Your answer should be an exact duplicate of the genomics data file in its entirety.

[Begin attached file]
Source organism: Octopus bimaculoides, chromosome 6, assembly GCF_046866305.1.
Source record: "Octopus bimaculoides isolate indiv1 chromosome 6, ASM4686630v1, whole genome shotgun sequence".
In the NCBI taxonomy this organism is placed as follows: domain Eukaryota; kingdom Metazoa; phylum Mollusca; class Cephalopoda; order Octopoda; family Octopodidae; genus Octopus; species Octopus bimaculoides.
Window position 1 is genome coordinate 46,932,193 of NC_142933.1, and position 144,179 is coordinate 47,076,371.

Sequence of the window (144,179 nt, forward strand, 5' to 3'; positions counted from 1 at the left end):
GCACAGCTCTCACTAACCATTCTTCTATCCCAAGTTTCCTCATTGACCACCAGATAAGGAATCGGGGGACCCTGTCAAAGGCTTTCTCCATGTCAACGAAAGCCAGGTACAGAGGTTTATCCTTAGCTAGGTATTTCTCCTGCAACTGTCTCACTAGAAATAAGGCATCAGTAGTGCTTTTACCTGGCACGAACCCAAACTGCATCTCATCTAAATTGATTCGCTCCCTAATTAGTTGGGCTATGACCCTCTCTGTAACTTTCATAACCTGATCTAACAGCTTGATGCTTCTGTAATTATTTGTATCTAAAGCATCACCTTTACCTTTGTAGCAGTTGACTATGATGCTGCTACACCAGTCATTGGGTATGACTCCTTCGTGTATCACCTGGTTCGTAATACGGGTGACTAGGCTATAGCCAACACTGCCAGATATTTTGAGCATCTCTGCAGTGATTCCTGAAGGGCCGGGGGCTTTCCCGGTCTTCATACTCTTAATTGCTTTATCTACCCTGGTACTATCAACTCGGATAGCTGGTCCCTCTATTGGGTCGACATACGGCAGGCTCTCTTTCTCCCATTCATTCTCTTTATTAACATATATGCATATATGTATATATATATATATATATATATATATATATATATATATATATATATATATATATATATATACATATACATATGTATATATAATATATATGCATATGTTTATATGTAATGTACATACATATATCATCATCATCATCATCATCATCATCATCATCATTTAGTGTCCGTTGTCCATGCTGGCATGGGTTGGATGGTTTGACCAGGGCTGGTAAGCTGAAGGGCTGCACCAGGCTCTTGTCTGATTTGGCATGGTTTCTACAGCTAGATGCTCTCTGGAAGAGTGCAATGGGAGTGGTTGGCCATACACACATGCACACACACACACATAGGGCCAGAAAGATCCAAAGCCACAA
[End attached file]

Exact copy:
Source organism: Octopus bimaculoides, chromosome 6, assembly GCF_046866305.1.
Source record: "Octopus bimaculoides isolate indiv1 chromosome 6, ASM4686630v1, whole genome shotgun sequence".
In the NCBI taxonomy this organism is placed as follows: domain Eukaryota; kingdom Metazoa; phylum Mollusca; class Cephalopoda; order Octopoda; family Octopodidae; genus Octopus; species Octopus bimaculoides.
Window position 1 is genome coordinate 46,932,193 of NC_142933.1, and position 144,179 is coordinate 47,076,371.

Sequence of the window (144,179 nt, forward strand, 5' to 3'; positions counted from 1 at the left end):
GCACAGCTCTCACTAACCATTCTTCTATCCCAAGTTTCCTCATTGACCACCAGATAAGGAATCGGGGGACCCTGTCAAAGGCTTTCTCCATGTCAACGAAAGCCAGGTACAGAGGTTTATCCTTAGCTAGGTATTTCTCCTGCAACTGTCTCACTAGAAATAAGGCATCAGTAGTGCTTTTACCTGGCACGAACCCAAACTGCATCTCATCTAAATTGATTCGCTCCCTAATTAGTTGGGCTATGACCCTCTCTGTAACTTTCATAACCTGATCTAACAGCTTGATGCTTCTGTAATTATTTGTATCTAAAGCATCACCTTTACCTTTGTAGCAGTTGACTATGATGCTGCTACACCAGTCATTGGGTATGACTCCTTCGTGTATCACCTGGTTCGTAATACGGGTGACTAGGCTATAGCCAACACTGCCAGATATTTTGAGCATCTCTGCAGTGATTCCTGAAGGGCCGGGGGCTTTCCCGGTCTTCATACTCTTAATTGCTTTATCTACCCTGGTACTATCAACTCGGATAGCTGGTCCCTCTATTGGGTCGACATACGGCAGGCTCTCTTTCTCCCATTCATTCTCTTTATTAACATATATGCATATATGTATATATATATATATATATATATATATATATATATATATATATATATATATATATATATATACATATACATATGTATATATAATATATATGCATATGTTTATATGTAATGTACATACATATATCATCATCATCATCATCATCATCATCATCATCATTTAGTGTCCGTTGTCCATGCTGGCATGGGTTGGATGGTTTGACCAGGGCTGGTAAGCTGAAGGGCTGCACCAGGCTCTTGTCTGATTTGGCATGGTTTCTACAGCTAGATGCTCTCTGGAAGAGTGCAATGGGAGTGGTTGGCCATACACACATGCACACACACACACATAGGGCCAGAAAGATCCAAAGCCACAA